And now, since Boko Haram, how many people outside the theatre of death in the North have taken up bombs in sympathy with Boko Haram? The hapless Igbo chap who was arrested with them was in it, as any stand up comedian would remind you, to sell bomb-making spare parts!

Whereas every voice from South-South, including the media, rationalised and glorified the Niger Delta militancy, now everybody is calling on “Northern leaders” to raise their  voice and condemn Boko Haram! Can hypocrisy sustain a revolution?!

We are all angry, I know. I am too. But let us say we all, angry Nigerians from North, East and West, pour into the streets today to teach Nigeria a “lesson” in revolution, what do you think will happen? Be honest; will the Niger Delta militants’ commanders march with you against Jonathan or line up in Aso Rock in solidarity with him?

How will a revolution square in the North, if a Northerner is the president, even if he is worse than Abacha? I recall that the NLC president refused to call out labour to join the Save Nigeria Group, during their demonstration for ailing President Umaru Yar’Adua to hand over to Jonathan!

Will the Yoruba join a revolution against an “omo wa” president? I recall in the days of Obasanjo, that the OPC marched the streets of Lagos, threatening anybody who would dare touch “omo wa”. And that was when Nigerians were so disenchanted with Obasanjo that an impeachment threat hung over his head! Can you identify any ideological stand that can make the South East pitch a firm stand for rev

olution? If they get the presidency they are desperate for, will they fluff it for a revolution?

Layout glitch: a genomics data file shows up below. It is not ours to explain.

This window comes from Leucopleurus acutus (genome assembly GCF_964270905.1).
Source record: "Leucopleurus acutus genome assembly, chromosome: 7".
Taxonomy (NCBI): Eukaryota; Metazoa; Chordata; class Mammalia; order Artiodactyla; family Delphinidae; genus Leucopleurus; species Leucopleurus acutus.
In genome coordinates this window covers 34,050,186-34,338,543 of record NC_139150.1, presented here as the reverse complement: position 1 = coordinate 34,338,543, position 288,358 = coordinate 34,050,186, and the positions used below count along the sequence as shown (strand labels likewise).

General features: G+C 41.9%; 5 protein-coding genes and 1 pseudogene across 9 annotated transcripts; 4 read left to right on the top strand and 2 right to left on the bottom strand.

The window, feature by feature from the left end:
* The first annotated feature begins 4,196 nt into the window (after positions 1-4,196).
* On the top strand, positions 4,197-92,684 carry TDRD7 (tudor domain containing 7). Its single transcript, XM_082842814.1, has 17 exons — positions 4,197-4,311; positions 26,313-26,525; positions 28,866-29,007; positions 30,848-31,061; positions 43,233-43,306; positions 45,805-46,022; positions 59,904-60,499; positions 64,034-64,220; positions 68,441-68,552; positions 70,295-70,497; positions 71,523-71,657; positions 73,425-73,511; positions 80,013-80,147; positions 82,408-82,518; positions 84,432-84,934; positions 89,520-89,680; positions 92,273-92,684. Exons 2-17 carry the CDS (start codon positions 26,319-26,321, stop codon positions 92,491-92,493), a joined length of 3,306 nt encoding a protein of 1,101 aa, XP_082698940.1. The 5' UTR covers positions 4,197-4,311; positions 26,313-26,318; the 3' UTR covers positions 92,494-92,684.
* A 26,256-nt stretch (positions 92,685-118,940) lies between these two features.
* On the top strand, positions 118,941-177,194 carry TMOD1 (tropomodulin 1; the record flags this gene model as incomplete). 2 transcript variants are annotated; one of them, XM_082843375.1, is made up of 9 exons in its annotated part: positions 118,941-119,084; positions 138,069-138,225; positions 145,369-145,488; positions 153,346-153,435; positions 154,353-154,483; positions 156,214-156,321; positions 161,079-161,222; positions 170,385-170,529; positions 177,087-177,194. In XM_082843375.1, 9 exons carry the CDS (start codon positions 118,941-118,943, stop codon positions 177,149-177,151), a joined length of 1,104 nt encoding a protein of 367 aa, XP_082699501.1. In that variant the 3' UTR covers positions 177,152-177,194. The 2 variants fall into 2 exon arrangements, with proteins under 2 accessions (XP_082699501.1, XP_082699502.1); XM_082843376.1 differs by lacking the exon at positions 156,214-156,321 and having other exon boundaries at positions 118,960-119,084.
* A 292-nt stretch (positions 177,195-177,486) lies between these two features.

An angry person can easily say some unreasoned things. Let us think through this revolution thing again. Will the military just sit and watch your revolution or will they invoke their right as, in the immortal words of Gen. Mohammadu Buhari, “not only protectors of our territorial integrity, but also promoters of our national interests”?

We do not like military rule, right? But at what time have politicians, academics and civil society activists not rallied round, rationalised and legitimised military rule? Even the most unlikely “progressives” and “activists” were not only privy to Abacha’s coup, they were the most vocal apologists of that regime!

And we have not counted the likely cost, in raw cash, of a revolution! Just in the 2012 Budget, the Federal Government budgeted N921.91 billion for security, just to deal with the insurgence of Boko Haram, and another N250 billion to keep the Niger Delta from boiling over again, and I hear some grumblings in certain quarters! Imagine what the budget of stemming a r

evolution will be! And if you think that an incumbent regime will not fight the revolution, at least until it is defeated, then you need a “lesson” from Tunisia, Egypt, Libya and Syria!

Let me tell you what I think is going to happen. Until we realise, as Rev. Martin Luther King said, that injustice anywhere is a threat to justice everywhere, we shall continue to see and treat Nigeria’s problems like a slide movie, frame by frame, and never seeing or dealing with a total picture!

There will continue to be pockets of revolts here and there by angry, oppressed people. But such localised insurrections will never link up to make a pan Nigerian revolution that can change the entire country. Any such attempt will be vitiated by religion, ethnicity and class.

To that extent also, I do not see Nigeria breaking up as many people glibly talk or wish. Nigeria will simply continue to wobble, hobble and fumble along; it will not break up and it will not make it either, because even as bad as things are, there is a class that finds Nigeria a heaven! That class will continue to ensure the survival of the goose that lays them the golden egg, even if it is with wet and dirty feathers!

A revolution is not the same as a civil society, NLC or ASUU demonstration! But if you are planning a revolution, am gone to bed; please wake me up when you are through! For starters, let all those who are angry enough to wish for a revolution come to the Eagle Square with their Nigerian passports and toss them into a burn fire!